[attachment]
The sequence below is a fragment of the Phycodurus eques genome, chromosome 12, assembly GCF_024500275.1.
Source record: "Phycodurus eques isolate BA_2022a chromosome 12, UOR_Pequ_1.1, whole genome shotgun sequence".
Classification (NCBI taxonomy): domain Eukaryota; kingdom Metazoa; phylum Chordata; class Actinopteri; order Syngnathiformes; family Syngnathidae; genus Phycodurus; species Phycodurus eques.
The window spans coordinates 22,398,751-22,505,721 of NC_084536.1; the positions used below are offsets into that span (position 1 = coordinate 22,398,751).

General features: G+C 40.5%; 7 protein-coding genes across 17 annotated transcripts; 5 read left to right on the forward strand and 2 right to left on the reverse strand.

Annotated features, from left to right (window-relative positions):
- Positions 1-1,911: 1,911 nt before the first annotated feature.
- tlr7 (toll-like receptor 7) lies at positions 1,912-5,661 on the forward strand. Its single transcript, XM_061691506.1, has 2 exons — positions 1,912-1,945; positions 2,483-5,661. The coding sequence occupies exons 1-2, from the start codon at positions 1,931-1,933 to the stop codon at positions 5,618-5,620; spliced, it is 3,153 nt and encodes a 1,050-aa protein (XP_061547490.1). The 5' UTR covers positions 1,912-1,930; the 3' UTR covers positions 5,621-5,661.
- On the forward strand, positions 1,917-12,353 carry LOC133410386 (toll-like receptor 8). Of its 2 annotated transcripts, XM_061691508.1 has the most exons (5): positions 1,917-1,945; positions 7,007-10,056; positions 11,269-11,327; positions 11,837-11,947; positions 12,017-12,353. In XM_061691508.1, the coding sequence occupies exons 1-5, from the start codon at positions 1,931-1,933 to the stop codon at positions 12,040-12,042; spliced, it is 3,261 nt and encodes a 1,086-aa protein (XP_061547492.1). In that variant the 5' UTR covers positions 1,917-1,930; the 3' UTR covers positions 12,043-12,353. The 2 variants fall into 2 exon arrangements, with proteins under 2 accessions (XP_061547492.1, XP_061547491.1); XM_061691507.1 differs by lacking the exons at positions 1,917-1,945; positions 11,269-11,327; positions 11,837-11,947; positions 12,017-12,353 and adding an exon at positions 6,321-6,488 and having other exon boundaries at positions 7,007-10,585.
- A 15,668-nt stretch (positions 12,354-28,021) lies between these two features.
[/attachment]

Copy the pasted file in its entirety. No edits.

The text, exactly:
The sequence below is a fragment of the Phycodurus eques genome, chromosome 12, assembly GCF_024500275.1.
Source record: "Phycodurus eques isolate BA_2022a chromosome 12, UOR_Pequ_1.1, whole genome shotgun sequence".
Classification (NCBI taxonomy): domain Eukaryota; kingdom Metazoa; phylum Chordata; class Actinopteri; order Syngnathiformes; family Syngnathidae; genus Phycodurus; species Phycodurus eques.
The window spans coordinates 22,398,751-22,505,721 of NC_084536.1; the positions used below are offsets into that span (position 1 = coordinate 22,398,751).

General features: G+C 40.5%; 7 protein-coding genes across 17 annotated transcripts; 5 read left to right on the forward strand and 2 right to left on the reverse strand.

Annotated features, from left to right (window-relative positions):
- Positions 1-1,911: 1,911 nt before the first annotated feature.
- tlr7 (toll-like receptor 7) lies at positions 1,912-5,661 on the forward strand. Its single transcript, XM_061691506.1, has 2 exons — positions 1,912-1,945; positions 2,483-5,661. The coding sequence occupies exons 1-2, from the start codon at positions 1,931-1,933 to the stop codon at positions 5,618-5,620; spliced, it is 3,153 nt and encodes a 1,050-aa protein (XP_061547490.1). The 5' UTR covers positions 1,912-1,930; the 3' UTR covers positions 5,621-5,661.
- On the forward strand, positions 1,917-12,353 carry LOC133410386 (toll-like receptor 8). Of its 2 annotated transcripts, XM_061691508.1 has the most exons (5): positions 1,917-1,945; positions 7,007-10,056; positions 11,269-11,327; positions 11,837-11,947; positions 12,017-12,353. In XM_061691508.1, the coding sequence occupies exons 1-5, from the start codon at positions 1,931-1,933 to the stop codon at positions 12,040-12,042; spliced, it is 3,261 nt and encodes a 1,086-aa protein (XP_061547492.1). In that variant the 5' UTR covers positions 1,917-1,930; the 3' UTR covers positions 12,043-12,353. The 2 variants fall into 2 exon arrangements, with proteins under 2 accessions (XP_061547492.1, XP_061547491.1); XM_061691507.1 differs by lacking the exons at positions 1,917-1,945; positions 11,269-11,327; positions 11,837-11,947; positions 12,017-12,353 and adding an exon at positions 6,321-6,488 and having other exon boundaries at positions 7,007-10,585.
- A 15,668-nt stretch (positions 12,354-28,021) lies between these two features.